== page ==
The key for success is to keep the old concepts and fundamentals of L&D in the back burner and focus on new way of thinking about developing training programs. The content needs to be designed such that the training offered through mobile experience meets immediate needs, is of smaller size to make quick impact and integrates seamlessly in the workflow. When designing such training, focus on the design principles of keeping the user experience at the top, and building smaller bite size content and make it available ‘just-in-time’. This helps to meet needs of multiple generations and positions mobile learning as a tool which becomes necessary to get job done and hence automatically creates the motivation.

Author: Praveen Khurana

Praveen Khurana is a learning technology leader in learning management and human capital systems. He has 18+ years of experience in this industry and has consulted with and has implemented learning, talent and knowledge management systems for many fortune 500 companies.

Test Authoring and Delivery – EduBrite Education Webinar

In last week’s webinar, we discussed about test authoring and delivery. In this webinar covered various how quizzes/tests or surveys can be created using EduBrite’s WISYWIG test editor? Thanks to all participants who were able to join us. We discussed following items in detail:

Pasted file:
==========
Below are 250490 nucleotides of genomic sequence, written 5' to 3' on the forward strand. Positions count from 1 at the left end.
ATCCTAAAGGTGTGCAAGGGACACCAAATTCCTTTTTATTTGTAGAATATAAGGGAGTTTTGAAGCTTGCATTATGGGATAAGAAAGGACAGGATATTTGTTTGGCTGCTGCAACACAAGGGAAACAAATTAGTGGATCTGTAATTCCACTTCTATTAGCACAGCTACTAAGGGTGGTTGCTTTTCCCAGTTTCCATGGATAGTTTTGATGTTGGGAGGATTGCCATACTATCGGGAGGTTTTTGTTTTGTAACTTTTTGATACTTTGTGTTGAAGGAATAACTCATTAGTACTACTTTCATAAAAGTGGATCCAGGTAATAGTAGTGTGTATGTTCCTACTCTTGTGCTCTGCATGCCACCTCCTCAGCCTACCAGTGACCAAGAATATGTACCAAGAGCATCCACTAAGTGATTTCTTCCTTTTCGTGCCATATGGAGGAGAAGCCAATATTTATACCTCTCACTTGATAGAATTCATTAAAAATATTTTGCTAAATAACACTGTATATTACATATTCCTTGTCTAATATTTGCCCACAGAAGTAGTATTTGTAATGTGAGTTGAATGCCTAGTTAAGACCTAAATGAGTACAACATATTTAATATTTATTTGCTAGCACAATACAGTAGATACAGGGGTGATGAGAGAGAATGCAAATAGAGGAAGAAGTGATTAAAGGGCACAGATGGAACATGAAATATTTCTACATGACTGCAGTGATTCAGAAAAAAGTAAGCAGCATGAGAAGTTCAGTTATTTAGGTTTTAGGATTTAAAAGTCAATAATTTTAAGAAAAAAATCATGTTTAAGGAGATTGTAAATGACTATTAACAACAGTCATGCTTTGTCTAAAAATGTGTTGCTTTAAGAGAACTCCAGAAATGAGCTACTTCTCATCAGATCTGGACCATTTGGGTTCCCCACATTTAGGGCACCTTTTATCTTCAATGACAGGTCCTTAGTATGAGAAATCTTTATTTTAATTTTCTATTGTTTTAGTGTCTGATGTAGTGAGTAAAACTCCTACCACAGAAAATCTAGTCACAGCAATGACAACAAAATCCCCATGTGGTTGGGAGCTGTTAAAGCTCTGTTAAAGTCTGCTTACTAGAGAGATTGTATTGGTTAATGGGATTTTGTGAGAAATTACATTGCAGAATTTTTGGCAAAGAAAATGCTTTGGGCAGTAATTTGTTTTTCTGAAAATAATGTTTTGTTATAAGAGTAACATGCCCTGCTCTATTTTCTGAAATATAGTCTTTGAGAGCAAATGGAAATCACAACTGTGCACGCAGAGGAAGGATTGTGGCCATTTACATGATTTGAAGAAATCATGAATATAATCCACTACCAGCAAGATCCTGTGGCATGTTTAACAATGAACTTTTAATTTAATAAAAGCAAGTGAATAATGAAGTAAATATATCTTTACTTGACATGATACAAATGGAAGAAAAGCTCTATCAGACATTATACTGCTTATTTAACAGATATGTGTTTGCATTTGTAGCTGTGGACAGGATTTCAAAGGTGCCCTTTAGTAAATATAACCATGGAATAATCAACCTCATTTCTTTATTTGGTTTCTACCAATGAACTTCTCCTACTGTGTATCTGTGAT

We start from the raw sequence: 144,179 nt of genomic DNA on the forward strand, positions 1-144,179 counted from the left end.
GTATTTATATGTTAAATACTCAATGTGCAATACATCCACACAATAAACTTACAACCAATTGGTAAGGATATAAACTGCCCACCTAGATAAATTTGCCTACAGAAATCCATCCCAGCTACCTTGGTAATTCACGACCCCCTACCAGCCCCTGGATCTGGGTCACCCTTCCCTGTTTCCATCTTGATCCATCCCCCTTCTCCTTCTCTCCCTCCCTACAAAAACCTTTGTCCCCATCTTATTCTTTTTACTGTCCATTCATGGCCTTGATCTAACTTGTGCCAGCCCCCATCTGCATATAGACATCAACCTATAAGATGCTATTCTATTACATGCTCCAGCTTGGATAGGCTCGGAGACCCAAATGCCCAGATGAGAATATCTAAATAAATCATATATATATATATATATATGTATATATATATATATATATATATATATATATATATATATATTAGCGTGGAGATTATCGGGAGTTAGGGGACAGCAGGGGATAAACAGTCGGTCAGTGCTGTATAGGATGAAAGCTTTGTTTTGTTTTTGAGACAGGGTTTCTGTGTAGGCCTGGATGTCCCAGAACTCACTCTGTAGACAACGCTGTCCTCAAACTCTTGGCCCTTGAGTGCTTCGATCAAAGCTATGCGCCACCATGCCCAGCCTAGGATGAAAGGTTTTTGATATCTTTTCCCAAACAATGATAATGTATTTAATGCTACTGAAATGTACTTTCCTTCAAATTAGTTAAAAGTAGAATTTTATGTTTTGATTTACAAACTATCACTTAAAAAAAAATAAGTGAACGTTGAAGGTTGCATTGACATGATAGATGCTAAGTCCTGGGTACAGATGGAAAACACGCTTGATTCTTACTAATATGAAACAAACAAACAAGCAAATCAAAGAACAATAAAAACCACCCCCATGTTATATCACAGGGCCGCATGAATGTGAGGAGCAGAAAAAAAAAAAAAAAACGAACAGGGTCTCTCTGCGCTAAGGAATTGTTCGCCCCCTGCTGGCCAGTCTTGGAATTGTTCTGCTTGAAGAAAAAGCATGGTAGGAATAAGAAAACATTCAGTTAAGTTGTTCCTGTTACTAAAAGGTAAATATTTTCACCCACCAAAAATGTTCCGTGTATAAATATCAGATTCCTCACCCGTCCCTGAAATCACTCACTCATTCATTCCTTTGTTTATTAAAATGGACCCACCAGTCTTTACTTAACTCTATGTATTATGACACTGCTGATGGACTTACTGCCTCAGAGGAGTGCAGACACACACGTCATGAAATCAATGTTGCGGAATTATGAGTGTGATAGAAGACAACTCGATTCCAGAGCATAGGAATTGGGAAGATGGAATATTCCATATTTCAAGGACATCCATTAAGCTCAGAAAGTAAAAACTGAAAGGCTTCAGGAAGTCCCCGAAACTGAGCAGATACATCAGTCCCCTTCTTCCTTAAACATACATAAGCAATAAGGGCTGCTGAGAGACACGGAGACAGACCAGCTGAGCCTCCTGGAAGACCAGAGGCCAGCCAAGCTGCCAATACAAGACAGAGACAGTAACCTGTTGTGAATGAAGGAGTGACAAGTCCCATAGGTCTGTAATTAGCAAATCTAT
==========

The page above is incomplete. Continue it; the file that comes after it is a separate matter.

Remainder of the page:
• Questions formats – Multiple choice, Fill in the blank, Yes/No, Essay, Grid Type etc.
  • Various Test properties including
    • Create question bank
    • Re-using questions from existing tests
    • Inserting images, audio, video
    • Inserting mathematical and Scientific symbols
    • Gradient scoring, negative marking
    • Adding passage, solution
    • Adding metadata at question or test level
    • Randomize questions, choices
    • Competency-based test, exams
    • Various UI options
    • Categorizing questions into sections
    • Limiting time based on sections
    • Essay evaluation
    • Random selection of questions from question bank
  • Test delivery : informal (Practice tests); Formal inside an exam, exam management. Quizzes inside the course were covered in previous course authoring and course delivery webinars.